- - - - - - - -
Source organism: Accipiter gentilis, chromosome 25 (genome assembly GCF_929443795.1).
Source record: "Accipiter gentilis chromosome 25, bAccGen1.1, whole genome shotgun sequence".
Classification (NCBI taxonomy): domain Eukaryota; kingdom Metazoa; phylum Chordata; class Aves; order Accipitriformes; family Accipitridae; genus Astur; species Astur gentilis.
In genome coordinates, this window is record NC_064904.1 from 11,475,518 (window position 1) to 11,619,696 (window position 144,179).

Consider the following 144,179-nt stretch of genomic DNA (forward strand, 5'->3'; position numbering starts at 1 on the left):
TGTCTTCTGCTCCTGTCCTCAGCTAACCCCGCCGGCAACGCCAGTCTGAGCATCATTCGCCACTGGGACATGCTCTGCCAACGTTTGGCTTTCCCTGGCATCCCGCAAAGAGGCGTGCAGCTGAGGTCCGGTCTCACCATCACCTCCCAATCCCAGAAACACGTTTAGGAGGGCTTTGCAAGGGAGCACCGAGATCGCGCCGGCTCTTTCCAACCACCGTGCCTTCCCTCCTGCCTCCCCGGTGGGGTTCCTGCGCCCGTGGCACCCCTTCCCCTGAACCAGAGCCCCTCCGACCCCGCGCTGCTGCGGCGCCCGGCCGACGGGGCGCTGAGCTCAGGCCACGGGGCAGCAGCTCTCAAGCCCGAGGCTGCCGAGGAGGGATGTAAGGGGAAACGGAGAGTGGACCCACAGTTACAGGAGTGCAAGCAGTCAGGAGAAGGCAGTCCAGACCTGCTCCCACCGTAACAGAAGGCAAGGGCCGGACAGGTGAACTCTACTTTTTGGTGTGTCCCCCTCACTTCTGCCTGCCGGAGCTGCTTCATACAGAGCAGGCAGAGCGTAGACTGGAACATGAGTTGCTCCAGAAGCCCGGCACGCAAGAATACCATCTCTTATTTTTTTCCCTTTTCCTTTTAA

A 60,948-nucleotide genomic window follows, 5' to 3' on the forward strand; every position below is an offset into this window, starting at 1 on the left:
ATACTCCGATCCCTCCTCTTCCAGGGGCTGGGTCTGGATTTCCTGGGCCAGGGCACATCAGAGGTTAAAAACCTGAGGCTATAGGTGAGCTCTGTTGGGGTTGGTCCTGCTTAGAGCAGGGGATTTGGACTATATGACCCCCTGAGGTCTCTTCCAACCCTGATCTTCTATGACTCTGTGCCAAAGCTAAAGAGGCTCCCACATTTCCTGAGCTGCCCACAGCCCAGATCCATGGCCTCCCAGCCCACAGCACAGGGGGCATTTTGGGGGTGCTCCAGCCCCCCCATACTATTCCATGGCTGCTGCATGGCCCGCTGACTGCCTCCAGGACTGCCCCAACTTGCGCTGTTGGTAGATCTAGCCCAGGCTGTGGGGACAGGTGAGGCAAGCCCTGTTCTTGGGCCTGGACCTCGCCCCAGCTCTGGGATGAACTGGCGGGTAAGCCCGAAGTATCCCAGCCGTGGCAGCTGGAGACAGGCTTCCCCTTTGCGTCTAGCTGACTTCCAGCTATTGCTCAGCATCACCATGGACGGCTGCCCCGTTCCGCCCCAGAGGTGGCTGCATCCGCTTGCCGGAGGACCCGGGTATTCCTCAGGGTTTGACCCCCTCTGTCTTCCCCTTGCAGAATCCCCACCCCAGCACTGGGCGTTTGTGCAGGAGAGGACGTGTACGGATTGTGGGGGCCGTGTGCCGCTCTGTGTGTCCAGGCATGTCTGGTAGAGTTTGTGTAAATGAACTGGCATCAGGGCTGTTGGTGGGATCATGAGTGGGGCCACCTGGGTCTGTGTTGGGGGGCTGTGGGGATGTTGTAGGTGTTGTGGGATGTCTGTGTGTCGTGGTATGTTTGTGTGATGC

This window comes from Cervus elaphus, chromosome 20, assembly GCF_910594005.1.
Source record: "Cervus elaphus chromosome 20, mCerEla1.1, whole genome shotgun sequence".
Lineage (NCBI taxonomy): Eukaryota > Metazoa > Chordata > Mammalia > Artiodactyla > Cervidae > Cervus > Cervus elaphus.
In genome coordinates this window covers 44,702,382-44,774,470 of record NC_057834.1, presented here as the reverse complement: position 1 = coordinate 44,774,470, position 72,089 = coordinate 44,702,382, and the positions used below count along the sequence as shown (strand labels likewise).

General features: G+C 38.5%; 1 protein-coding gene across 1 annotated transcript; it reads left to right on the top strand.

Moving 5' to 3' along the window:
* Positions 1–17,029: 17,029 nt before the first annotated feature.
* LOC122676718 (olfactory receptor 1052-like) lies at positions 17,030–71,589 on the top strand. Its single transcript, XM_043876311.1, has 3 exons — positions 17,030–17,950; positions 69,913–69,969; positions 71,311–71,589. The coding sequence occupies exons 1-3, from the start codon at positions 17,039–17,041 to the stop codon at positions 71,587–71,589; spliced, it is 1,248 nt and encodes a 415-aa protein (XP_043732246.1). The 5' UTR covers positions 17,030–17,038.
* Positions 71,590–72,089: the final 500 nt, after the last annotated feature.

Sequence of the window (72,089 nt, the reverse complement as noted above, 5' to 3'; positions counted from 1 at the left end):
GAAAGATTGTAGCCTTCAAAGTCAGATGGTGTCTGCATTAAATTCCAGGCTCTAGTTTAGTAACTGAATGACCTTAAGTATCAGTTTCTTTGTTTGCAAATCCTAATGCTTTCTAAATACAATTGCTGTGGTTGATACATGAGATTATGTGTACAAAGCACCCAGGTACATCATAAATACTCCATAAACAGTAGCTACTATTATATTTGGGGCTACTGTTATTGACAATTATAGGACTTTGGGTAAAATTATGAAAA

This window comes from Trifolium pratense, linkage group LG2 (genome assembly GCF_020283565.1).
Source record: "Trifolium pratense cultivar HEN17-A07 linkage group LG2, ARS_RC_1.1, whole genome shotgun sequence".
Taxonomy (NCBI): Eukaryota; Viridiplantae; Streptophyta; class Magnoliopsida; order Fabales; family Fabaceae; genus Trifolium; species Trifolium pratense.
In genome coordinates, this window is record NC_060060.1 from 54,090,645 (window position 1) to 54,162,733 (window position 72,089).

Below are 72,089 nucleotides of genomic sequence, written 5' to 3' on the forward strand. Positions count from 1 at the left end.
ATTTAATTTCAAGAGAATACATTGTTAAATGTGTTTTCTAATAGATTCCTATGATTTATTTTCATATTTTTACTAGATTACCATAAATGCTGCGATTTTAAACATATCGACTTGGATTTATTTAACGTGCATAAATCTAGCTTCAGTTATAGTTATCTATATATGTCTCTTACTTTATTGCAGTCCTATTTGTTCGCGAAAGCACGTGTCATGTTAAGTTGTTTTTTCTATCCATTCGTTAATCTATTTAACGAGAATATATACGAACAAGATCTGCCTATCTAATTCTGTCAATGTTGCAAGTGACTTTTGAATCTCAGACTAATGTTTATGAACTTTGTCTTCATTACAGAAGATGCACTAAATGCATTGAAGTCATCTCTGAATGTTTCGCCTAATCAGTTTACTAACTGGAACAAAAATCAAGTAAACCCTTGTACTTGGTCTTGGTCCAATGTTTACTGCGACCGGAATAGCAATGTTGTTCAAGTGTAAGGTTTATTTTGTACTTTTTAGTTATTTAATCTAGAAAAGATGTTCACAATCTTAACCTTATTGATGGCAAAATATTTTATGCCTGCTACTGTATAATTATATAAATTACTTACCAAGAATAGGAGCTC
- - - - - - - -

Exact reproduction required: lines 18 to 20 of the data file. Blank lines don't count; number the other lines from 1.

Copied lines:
Sequence of the window (72,089 nt, the reverse complement as noted above, 5' to 3'; positions counted from 1 at the left end):
GAAAGATTGTAGCCTTCAAAGTCAGATGGTGTCTGCATTAAATTCCAGGCTCTAGTTTAGTAACTGAATGACCTTAAGTATCAGTTTCTTTGTTTGCAAATCCTAATGCTTTCTAAATACAATTGCTGTGGTTGATACATGAGATTATGTGTACAAAGCACCCAGGTACATCATAAATACTCCATAAACAGTAGCTACTATTATATTTGGGGCTACTGTTATTGACAATTATAGGACTTTGGGTAAAATTATGAAAA

This window comes from Trifolium pratense, linkage group LG2 (genome assembly GCF_020283565.1).